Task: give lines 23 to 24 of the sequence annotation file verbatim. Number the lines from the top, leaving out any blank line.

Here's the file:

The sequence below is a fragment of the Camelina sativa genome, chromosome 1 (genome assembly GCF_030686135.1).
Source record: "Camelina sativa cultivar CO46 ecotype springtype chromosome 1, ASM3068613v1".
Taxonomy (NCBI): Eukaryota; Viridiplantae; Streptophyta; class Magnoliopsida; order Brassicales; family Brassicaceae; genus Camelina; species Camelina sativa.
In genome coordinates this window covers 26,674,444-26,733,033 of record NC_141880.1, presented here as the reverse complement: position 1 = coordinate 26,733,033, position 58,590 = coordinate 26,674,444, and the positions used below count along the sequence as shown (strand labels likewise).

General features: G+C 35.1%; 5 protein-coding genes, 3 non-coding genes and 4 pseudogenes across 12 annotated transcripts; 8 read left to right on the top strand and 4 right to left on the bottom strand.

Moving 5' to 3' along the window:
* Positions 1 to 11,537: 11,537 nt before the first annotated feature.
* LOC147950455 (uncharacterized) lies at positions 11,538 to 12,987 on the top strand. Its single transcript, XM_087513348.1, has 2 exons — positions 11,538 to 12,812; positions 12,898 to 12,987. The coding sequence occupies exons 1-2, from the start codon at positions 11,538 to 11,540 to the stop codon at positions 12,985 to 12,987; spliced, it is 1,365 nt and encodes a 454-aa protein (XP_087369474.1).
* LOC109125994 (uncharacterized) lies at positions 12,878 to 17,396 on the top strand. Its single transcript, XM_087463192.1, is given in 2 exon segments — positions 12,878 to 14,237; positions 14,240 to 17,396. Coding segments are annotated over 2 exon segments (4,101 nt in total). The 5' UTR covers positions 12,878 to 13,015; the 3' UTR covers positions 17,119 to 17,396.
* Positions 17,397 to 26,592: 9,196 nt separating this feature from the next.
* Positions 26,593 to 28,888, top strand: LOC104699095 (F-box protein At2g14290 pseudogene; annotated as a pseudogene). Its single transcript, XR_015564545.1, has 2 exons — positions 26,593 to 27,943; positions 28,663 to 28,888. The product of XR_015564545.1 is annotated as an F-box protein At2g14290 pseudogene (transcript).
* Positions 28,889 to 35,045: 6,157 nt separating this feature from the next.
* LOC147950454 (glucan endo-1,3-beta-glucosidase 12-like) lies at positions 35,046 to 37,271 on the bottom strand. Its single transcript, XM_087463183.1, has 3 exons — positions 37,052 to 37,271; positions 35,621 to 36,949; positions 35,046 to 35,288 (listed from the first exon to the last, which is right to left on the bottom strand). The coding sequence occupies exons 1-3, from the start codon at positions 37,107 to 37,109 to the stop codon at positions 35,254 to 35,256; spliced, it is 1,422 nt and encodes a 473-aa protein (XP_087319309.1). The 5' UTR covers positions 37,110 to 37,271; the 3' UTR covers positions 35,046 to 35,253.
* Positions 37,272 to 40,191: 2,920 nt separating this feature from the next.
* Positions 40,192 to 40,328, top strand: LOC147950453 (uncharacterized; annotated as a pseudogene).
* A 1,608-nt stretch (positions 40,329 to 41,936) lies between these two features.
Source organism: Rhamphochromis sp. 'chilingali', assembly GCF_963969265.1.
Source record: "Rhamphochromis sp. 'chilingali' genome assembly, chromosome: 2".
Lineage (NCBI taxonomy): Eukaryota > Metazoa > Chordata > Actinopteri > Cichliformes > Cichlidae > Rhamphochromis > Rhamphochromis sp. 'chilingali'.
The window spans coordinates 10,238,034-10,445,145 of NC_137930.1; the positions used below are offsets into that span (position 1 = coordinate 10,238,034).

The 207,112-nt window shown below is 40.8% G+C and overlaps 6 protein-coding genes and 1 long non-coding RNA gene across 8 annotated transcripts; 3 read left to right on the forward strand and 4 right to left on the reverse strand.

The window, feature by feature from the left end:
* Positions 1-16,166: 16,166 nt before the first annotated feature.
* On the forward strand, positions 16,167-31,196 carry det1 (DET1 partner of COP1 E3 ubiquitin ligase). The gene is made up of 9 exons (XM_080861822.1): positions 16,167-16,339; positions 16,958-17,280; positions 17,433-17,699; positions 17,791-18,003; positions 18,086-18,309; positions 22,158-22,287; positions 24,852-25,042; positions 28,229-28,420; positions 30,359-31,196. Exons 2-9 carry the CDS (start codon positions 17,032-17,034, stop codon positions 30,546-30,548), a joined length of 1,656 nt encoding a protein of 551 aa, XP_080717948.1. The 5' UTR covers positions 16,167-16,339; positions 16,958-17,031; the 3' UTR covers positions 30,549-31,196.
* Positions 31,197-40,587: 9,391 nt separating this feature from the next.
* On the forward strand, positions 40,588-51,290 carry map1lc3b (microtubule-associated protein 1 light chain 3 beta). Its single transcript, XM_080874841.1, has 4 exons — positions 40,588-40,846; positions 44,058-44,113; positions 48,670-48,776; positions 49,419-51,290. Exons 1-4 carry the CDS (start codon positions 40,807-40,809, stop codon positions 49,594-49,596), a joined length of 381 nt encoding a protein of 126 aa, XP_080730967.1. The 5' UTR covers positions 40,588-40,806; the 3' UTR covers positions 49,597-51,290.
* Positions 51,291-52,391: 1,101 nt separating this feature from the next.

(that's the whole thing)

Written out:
* Positions 1-16,166: 16,166 nt before the first annotated feature.
* On the forward strand, positions 16,167-31,196 carry det1 (DET1 partner of COP1 E3 ubiquitin ligase). The gene is made up of 9 exons (XM_080861822.1): positions 16,167-16,339; positions 16,958-17,280; positions 17,433-17,699; positions 17,791-18,003; positions 18,086-18,309; positions 22,158-22,287; positions 24,852-25,042; positions 28,229-28,420; positions 30,359-31,196. Exons 2-9 carry the CDS (start codon positions 17,032-17,034, stop codon positions 30,546-30,548), a joined length of 1,656 nt encoding a protein of 551 aa, XP_080717948.1. The 5' UTR covers positions 16,167-16,339; positions 16,958-17,031; the 3' UTR covers positions 30,549-31,196.